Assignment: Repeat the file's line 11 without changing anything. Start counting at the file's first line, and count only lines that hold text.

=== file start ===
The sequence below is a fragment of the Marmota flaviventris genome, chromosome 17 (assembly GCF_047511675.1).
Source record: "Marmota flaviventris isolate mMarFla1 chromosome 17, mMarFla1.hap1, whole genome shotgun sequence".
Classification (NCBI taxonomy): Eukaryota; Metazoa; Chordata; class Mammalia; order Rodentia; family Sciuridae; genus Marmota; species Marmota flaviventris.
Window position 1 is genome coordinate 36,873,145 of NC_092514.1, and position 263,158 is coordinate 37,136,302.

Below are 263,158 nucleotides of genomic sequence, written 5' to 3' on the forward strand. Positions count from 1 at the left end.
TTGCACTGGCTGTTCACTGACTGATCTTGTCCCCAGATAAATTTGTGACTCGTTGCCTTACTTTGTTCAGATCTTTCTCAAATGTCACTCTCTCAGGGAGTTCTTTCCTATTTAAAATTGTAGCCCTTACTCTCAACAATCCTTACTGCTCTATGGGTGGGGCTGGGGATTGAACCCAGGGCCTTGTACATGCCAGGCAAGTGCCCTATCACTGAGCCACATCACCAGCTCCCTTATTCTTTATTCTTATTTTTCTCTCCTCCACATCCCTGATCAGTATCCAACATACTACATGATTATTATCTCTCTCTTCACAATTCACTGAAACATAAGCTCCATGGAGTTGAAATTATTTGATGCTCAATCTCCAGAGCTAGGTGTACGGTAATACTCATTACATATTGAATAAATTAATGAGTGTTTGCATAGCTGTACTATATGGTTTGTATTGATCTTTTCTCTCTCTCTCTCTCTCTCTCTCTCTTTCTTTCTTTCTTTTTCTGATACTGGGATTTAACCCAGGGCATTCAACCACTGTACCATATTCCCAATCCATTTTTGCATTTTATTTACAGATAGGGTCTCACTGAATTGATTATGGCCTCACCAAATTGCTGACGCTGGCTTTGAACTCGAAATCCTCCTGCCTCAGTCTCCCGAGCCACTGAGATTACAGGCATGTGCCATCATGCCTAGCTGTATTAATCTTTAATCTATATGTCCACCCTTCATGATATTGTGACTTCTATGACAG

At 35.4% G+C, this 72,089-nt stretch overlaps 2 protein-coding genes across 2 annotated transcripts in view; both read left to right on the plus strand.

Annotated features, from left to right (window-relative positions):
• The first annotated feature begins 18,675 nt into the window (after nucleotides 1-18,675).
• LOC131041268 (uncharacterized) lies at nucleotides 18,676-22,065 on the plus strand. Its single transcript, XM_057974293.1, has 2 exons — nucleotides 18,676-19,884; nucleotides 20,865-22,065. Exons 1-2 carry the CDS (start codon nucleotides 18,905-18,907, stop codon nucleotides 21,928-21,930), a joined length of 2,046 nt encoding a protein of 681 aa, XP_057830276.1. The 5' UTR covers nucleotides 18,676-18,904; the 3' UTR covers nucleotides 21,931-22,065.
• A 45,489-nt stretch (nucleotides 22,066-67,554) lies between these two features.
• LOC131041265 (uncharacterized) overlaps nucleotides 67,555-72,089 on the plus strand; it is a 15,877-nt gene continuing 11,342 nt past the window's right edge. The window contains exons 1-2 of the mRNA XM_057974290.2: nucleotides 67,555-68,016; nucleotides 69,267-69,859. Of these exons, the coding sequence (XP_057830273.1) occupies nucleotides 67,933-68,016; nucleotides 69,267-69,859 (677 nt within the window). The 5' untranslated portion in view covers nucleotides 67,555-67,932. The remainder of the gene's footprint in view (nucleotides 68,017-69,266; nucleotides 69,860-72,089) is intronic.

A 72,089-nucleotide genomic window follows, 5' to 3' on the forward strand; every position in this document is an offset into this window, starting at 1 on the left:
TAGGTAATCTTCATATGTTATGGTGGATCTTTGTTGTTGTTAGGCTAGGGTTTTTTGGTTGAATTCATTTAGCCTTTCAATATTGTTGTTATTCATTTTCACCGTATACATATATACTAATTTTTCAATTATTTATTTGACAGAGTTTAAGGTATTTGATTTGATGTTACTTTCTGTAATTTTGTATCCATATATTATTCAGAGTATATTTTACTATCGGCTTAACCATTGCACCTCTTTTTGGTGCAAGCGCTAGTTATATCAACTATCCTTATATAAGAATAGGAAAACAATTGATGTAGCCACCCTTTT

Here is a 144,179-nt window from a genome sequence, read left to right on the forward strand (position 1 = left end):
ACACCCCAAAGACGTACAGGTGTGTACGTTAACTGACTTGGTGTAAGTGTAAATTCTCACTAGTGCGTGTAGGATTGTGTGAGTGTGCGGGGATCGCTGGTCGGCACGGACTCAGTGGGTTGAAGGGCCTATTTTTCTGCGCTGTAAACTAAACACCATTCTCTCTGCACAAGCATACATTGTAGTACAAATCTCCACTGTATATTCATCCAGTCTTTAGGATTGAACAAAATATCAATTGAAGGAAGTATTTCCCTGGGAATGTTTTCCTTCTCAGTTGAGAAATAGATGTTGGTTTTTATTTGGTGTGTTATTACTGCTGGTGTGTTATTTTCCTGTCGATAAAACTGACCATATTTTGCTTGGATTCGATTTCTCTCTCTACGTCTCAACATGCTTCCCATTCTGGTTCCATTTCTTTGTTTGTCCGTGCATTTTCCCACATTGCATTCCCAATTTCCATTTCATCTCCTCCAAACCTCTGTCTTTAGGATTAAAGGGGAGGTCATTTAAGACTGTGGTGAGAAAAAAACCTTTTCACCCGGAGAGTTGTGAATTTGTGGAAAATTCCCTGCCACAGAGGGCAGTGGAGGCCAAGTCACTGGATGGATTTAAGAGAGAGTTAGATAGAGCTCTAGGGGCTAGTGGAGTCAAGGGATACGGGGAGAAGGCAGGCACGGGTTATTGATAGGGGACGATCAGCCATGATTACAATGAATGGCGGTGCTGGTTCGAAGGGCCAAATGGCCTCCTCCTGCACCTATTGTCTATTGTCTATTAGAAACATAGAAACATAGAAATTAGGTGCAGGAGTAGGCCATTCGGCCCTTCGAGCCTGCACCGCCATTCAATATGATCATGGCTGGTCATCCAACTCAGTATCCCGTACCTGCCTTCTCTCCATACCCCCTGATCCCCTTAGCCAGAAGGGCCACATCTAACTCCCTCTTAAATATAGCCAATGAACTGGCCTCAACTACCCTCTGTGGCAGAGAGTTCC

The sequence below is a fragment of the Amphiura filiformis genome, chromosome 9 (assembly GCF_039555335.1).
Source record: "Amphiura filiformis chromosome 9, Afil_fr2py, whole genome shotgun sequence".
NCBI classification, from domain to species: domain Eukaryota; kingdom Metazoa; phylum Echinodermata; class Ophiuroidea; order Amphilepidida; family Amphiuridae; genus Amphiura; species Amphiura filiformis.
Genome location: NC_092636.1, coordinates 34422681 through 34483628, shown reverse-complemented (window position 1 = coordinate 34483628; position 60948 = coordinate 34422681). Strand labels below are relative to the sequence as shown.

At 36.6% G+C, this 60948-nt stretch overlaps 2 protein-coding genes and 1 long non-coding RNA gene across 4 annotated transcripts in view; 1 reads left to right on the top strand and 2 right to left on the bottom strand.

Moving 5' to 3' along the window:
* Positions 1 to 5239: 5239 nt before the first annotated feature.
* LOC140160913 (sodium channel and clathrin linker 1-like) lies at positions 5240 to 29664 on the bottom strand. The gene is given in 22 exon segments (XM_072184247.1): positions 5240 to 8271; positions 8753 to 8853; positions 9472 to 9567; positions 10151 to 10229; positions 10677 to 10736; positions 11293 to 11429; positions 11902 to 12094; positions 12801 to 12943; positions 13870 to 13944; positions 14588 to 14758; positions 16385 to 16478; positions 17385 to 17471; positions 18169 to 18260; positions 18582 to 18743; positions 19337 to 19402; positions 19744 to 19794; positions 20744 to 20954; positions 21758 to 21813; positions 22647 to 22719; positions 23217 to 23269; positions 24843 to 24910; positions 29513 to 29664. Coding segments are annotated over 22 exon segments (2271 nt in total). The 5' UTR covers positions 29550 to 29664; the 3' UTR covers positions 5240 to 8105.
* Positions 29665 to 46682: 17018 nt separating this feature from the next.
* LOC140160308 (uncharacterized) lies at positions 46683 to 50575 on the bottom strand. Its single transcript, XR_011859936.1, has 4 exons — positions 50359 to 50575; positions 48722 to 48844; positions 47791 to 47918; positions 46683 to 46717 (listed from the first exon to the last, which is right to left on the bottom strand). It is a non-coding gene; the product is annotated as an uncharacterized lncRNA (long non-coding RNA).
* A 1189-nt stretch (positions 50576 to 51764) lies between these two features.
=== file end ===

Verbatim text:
• A 45,489-nt stretch (nucleotides 22,066-67,554) lies between these two features.